PM under China's spellDaily Telegraph Australia
By Piers Akerman
March 16, 2008 12:00am
IN an attempt to divert attention from its lack of realistic policy initiatives, the Rudd government recently attacked National Party MP Mark Vaile and Liberal MP Wilson Tuckey for absenting themselves from Parliament and picking up a few bucks in the process.
Vaile went overseas at his own expense to help an Australian company develop markets in the Middle East; Wilson went on a lecture cruise.
There is zero evidence that either broke any parliamentary rules or was unduly influenced by their experiences.
Prime Minister Kevin Rudd, however, has been in and out of China - courtesy of a number of Chinese organisations - ever since he was elected to Parliament, and has earned more than $100,000 for his efforts.
Treasurer Wayne Swan and Agriculture Minister Tony Burke also had their travel to China bankrolled by a Chinese company while in Opposition.
Maxine McKew, the former ABC star who became Labor's iconic Bennelong candidate, was also greatly assisted by the Chinese during her campaign.
Chinese consul Chen Hao Qi attended an open day at the Chinese Government-supported Feng-Hua, at which Rudd's daughter Jessica and her husband, Albert Tse, made a celebrity appearance.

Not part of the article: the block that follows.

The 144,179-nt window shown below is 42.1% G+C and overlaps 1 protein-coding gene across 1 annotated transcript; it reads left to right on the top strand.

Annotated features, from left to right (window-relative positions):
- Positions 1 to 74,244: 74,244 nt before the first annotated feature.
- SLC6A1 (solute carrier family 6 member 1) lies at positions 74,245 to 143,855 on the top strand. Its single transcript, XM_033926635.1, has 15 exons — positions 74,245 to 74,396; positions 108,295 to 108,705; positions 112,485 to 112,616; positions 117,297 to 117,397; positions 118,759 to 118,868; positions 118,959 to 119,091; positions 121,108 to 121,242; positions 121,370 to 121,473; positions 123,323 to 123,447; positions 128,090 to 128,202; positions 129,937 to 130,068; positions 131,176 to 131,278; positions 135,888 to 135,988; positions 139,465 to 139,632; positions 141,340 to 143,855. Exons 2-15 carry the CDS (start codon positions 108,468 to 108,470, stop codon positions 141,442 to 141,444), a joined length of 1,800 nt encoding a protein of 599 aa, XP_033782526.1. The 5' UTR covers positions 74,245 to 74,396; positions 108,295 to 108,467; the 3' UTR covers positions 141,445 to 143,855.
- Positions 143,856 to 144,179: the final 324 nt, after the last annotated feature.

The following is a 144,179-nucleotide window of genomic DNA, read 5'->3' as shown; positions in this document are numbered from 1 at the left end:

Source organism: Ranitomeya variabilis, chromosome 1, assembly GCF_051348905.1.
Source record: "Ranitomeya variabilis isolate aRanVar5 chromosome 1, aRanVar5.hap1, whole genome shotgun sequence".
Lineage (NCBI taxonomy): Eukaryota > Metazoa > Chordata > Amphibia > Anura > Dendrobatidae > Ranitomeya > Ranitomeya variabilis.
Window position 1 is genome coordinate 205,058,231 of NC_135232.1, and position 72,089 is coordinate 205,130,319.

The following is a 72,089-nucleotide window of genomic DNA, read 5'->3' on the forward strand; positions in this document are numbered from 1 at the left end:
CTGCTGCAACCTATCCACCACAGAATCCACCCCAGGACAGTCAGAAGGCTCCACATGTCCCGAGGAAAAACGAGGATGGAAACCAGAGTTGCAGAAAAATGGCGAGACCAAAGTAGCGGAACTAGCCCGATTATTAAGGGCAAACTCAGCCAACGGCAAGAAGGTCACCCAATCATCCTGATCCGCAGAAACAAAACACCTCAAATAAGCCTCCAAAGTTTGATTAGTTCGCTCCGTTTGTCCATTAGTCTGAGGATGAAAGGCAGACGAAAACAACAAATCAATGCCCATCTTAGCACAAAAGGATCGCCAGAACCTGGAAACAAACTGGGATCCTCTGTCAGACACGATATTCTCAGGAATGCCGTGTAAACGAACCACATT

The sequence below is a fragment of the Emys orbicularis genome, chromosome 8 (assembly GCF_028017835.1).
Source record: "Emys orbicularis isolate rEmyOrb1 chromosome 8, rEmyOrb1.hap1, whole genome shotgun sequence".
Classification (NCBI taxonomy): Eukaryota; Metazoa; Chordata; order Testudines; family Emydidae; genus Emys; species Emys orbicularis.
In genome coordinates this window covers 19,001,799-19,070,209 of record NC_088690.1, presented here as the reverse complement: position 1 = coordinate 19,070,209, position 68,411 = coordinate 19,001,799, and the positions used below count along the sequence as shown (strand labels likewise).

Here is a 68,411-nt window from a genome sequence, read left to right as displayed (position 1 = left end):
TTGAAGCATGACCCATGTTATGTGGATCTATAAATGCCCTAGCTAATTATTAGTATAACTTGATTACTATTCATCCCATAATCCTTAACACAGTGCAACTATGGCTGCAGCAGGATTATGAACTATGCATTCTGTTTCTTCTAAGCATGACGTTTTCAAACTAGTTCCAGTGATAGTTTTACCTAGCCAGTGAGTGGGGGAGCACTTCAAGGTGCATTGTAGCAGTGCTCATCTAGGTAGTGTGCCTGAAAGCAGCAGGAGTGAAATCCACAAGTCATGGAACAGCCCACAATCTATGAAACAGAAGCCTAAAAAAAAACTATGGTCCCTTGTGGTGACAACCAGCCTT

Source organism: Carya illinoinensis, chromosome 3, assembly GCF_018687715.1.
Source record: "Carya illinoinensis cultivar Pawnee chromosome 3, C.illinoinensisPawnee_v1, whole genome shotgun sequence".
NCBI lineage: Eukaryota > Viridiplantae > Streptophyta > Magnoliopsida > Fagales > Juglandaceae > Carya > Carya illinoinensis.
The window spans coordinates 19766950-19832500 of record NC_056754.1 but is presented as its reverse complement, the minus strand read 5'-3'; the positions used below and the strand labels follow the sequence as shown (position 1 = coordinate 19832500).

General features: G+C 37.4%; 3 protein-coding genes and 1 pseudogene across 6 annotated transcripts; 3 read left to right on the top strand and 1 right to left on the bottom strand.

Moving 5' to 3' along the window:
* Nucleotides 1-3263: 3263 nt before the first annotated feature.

Mandarin-speaking Rudd's obsession with China is well known, and the Chinese press fondly refers to him as Lu Kewen.
What has largely gone under the radar, however, is the extent to which Rudd has shifted Australian policy in favour of China at the expense of India.
As the Chinese news agency Xinhua wrote on February 5, Australia pulled out of joint strategic dialogues with the US, Japan and India after Foreign Minister Stephen Smith met Chinese Foreign Minister Yang Jiechi in Canberra.
"One of the things that caused China concern last year was a meeting of that strategic dialogue,'' Smith said.
But the decision to bolster a relationship with the greatest authoritarian power in the world, a nation that has little respect for human rights such as freedom of speech, and that still bans private citizens from receiving satellite television broadcasts and monitors Internet exchanges, at the expense of a long-standing friendship with India - a nation that shares with Australia a common language and a history of common law - has deeply upset the Indian Government.
Dr Bhartendu Kumar Singh, a distinguished commentator with the Indian Defence Accounts Service, says the decision to pull out of the quadrilateral initiative demonstrates Australia's "diplomatic immaturity''.
Former prime minister John Howard was pressed by Chinese president Hu Jintao to reject the arrangement, according to Dr Singh, but "the Howard government was pragmatic enough to resist China's demands''.
Rudd, it appears, was not - and he also reversed the Howard government's decision to sell uranium to India.
On February 22, he told the ABC his view was "how to unfold a future relationship with China ... in a whole range of areas, and become genuine partners with China in the course of the 21st century ... us working with China ... working with the Chinese on some of our common challenges with the wider Asia-Pacific region, including the south Pacific.''